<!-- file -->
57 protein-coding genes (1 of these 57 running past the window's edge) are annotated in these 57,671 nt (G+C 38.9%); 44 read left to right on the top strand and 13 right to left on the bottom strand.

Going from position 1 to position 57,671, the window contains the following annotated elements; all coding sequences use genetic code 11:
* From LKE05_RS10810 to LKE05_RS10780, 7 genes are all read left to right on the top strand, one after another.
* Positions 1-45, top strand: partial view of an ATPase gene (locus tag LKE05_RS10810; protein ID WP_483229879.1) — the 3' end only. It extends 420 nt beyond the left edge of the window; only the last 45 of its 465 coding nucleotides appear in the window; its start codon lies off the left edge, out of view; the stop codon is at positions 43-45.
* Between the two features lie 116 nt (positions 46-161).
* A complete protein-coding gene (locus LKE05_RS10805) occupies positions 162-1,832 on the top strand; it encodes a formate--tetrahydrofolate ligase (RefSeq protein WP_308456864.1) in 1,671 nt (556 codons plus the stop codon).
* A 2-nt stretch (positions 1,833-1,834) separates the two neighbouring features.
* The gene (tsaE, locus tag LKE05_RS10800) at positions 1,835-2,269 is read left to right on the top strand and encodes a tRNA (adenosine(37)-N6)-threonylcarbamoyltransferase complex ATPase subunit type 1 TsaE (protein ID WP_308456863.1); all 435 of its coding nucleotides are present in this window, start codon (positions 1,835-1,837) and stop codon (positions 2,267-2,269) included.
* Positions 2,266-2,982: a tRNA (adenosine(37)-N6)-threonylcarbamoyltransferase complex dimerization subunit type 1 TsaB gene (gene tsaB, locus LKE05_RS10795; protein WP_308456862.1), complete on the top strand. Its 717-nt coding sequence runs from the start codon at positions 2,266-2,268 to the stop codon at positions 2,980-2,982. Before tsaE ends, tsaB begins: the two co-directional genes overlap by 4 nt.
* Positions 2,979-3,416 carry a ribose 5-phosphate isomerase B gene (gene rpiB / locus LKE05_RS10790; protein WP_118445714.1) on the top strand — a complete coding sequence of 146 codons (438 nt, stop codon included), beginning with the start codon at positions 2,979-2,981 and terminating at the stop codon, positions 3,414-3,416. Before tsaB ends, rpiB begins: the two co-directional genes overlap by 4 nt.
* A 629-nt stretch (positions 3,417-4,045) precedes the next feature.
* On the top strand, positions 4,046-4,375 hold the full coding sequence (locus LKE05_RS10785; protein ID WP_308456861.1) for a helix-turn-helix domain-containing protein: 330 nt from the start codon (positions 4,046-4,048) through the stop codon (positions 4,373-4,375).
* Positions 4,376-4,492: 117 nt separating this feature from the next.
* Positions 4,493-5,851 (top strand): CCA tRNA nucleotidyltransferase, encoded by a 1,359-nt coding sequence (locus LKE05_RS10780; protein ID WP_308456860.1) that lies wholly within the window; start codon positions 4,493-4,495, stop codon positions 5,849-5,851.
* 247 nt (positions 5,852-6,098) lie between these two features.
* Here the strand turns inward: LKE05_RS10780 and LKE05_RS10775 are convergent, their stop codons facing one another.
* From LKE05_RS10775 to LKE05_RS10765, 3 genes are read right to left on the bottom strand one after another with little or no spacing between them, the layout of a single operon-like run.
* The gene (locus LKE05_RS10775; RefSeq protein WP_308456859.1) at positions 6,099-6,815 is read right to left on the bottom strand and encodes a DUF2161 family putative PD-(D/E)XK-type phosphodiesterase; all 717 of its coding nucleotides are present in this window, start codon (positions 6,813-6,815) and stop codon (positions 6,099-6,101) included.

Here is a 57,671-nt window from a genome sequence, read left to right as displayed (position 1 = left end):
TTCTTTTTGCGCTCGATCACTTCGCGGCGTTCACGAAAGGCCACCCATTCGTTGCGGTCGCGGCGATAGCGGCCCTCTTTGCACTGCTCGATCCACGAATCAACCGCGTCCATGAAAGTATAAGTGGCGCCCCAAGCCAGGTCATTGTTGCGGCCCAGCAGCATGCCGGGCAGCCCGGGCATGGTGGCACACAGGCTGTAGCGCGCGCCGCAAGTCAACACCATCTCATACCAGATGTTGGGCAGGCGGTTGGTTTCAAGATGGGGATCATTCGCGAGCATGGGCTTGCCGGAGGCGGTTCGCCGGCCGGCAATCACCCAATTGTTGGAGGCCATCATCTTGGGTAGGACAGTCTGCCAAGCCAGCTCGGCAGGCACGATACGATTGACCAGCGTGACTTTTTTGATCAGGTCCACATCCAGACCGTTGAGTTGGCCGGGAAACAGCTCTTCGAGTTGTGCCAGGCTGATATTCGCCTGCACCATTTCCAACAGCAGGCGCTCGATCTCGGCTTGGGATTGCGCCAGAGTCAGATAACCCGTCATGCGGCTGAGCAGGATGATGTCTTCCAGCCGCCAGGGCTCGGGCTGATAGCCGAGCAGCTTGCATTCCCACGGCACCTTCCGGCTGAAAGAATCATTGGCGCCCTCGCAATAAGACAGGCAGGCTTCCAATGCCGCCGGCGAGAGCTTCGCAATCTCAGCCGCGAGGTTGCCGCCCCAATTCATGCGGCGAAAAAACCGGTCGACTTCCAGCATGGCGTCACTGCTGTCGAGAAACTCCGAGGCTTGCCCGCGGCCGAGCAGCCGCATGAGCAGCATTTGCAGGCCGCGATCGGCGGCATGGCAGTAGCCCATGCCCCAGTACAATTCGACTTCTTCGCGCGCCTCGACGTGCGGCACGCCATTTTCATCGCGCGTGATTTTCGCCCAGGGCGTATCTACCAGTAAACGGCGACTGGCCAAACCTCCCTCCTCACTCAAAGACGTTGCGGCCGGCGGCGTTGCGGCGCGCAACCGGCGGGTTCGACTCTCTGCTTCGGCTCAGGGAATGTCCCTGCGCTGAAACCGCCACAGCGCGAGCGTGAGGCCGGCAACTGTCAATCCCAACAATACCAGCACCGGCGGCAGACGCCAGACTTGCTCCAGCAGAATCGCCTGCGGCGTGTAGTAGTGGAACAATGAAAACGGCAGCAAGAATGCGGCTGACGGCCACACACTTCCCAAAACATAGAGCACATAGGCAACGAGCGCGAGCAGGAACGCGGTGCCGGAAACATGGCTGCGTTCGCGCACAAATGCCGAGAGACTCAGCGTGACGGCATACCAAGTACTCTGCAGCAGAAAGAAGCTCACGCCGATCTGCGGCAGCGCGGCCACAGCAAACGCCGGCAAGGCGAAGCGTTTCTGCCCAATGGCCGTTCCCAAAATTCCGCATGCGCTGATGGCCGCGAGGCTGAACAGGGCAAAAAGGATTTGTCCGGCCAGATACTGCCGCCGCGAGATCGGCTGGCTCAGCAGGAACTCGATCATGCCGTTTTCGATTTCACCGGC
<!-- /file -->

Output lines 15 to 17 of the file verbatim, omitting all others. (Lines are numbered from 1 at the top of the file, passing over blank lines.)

* 247 nt (positions 5,852-6,098) lie between these two features.
* Here the strand turns inward: LKE05_RS10780 and LKE05_RS10775 are convergent, their stop codons facing one another.
* From LKE05_RS10775 to LKE05_RS10765, 3 genes are read right to left on the bottom strand one after another with little or no spacing between them, the layout of a single operon-like run.